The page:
What she discovered was that these individuals would rather lose so that they can continue to play and remain uninterrupted in “the zone.” Riding on this mental state was more influential in keeping them in the game than the promise of a cash prize–winning caused the zone to be shattered.
For Schull, the next step was to question where the problem originates. Why do they want to disappear? Does it stem from the minds of the gamblers, or from within the machines themselves?
She moved from the casino floor main attractions onward into the lives of these frequent gamblers. Attending gambling industry conventions, along with Gamblers Anonymous, soon became instrumental in constructing Schull a better understanding of the unsettling phenomenon. She started to realize that addiction may not be the primary catalyst after all.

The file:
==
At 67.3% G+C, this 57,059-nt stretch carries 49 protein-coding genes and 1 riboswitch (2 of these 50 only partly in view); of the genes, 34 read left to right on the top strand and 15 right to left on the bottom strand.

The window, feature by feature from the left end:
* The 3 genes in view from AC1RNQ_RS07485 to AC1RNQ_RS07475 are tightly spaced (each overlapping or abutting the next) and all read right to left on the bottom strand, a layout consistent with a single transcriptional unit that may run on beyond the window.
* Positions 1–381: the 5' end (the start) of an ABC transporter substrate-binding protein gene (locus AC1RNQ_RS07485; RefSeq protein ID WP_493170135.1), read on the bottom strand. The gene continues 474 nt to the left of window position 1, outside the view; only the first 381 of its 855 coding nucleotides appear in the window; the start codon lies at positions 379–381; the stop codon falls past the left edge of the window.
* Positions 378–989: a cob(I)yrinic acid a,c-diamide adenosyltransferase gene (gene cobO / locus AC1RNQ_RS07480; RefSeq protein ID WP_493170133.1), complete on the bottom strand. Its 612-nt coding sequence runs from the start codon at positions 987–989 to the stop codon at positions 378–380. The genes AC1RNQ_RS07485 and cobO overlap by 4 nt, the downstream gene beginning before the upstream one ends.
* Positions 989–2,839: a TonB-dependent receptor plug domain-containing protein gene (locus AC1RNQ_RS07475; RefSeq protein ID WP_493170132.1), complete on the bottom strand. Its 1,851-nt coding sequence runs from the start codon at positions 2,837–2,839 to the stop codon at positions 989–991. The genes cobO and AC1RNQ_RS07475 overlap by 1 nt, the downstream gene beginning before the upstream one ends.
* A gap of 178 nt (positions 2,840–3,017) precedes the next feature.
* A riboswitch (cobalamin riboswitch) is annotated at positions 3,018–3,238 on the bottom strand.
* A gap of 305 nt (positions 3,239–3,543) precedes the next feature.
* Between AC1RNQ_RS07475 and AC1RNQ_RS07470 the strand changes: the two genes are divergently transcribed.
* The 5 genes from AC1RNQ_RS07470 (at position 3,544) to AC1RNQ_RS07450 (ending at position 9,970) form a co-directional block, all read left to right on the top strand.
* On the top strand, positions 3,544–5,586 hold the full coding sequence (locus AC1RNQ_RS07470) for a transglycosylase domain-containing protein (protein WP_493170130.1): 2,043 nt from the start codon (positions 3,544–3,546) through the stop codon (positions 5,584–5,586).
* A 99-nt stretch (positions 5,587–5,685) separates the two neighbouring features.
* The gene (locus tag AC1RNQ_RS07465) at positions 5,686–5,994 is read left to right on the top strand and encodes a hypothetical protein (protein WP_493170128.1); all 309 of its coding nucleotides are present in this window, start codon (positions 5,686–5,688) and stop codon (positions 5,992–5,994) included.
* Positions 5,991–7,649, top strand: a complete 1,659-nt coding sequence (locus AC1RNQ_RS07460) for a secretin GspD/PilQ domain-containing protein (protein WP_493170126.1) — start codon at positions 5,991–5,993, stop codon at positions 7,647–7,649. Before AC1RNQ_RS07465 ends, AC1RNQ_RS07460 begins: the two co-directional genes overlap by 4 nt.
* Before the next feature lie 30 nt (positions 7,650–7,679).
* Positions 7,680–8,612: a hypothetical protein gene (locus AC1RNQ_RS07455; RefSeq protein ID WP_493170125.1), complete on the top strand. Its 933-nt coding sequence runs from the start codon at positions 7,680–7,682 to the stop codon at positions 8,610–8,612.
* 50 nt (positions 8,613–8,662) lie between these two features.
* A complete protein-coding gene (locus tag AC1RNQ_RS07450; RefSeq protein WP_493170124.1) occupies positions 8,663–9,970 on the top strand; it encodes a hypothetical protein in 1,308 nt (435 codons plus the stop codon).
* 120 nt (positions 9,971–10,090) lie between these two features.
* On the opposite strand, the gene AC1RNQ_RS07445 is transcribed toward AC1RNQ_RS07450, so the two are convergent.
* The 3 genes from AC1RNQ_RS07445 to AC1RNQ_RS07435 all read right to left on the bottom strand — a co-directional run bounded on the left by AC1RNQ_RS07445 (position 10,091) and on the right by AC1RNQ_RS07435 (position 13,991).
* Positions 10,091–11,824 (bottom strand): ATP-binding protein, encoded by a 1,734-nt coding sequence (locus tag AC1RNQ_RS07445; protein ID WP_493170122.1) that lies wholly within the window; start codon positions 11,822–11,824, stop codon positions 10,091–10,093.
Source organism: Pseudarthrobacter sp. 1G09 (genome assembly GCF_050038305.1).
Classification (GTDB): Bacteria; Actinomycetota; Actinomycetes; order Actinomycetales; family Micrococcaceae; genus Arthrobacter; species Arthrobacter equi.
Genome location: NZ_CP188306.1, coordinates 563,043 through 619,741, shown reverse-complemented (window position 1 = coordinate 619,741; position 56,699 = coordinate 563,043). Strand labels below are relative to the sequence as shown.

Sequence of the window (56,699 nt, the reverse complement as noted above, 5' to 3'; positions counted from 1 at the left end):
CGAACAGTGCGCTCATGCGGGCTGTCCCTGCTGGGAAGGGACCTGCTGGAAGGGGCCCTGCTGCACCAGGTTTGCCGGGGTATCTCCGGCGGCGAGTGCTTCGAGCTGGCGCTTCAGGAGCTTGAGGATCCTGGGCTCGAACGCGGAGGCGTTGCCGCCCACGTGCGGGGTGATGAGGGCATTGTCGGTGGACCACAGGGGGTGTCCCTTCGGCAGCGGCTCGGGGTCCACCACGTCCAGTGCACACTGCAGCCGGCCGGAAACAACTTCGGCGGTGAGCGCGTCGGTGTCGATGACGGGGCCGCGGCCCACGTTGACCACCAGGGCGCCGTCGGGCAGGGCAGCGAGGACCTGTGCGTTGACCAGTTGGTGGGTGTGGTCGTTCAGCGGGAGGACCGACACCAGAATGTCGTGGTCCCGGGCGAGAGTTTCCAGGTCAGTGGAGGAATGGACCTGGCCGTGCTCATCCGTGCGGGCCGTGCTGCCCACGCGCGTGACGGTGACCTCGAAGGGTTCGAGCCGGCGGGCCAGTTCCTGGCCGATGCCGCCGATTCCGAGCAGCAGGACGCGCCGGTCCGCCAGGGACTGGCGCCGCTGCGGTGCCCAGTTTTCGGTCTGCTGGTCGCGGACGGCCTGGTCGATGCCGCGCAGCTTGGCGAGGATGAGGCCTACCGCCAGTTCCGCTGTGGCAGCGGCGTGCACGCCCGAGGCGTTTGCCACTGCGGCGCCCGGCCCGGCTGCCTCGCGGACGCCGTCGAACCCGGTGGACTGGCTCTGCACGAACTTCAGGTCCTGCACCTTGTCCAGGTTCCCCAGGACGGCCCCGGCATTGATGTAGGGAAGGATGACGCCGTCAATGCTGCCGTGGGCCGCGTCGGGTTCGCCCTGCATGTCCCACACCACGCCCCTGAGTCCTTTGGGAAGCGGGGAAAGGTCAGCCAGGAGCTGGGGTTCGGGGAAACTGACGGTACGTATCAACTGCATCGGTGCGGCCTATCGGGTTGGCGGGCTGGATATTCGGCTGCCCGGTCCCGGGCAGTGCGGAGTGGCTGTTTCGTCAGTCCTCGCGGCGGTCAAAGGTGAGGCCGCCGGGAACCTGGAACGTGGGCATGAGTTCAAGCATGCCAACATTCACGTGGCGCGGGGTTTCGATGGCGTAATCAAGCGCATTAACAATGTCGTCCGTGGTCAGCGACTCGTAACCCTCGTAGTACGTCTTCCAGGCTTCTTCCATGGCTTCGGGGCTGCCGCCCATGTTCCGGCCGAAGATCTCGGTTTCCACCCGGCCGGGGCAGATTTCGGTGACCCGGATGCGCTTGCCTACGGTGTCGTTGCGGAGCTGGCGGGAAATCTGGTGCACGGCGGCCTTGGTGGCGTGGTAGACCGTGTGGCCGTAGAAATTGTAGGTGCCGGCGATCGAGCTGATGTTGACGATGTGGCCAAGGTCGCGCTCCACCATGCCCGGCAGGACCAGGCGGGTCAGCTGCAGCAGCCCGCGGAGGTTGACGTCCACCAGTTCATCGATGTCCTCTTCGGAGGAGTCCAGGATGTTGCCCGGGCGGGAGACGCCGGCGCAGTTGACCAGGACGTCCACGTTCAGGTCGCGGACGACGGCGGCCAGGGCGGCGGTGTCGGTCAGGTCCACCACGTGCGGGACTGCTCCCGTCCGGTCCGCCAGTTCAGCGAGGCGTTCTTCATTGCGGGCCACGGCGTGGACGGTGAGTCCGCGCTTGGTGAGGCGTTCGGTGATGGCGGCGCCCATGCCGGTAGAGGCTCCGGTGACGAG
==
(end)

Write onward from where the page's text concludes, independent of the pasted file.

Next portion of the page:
“It depends on whether you take addiction to be a bad thing,” she says. “Almost all of its forms are initially linked to behavior of survival: pleasure, eating, sex… and we need some of that as humans. But exploiting the need for flow, to be absorbed in something, is linked to survival but can quickly become a runaway state.”
In an attempt to determine who (or what) could be pulling the strings behind this exploitation, Schull turned to the machines themselves along with the institution that spawned them. In her book, she describes the manipulative and strategic calculations responsible for programming game algorithms and machine ergonomics. Even more subtle factors, such as casino architecture, maximizing feelings of ambience, cash access systems, and player tracking all culminate into a meticulously crafted experience that is designed to do one thing: maximize a player’s time on a device.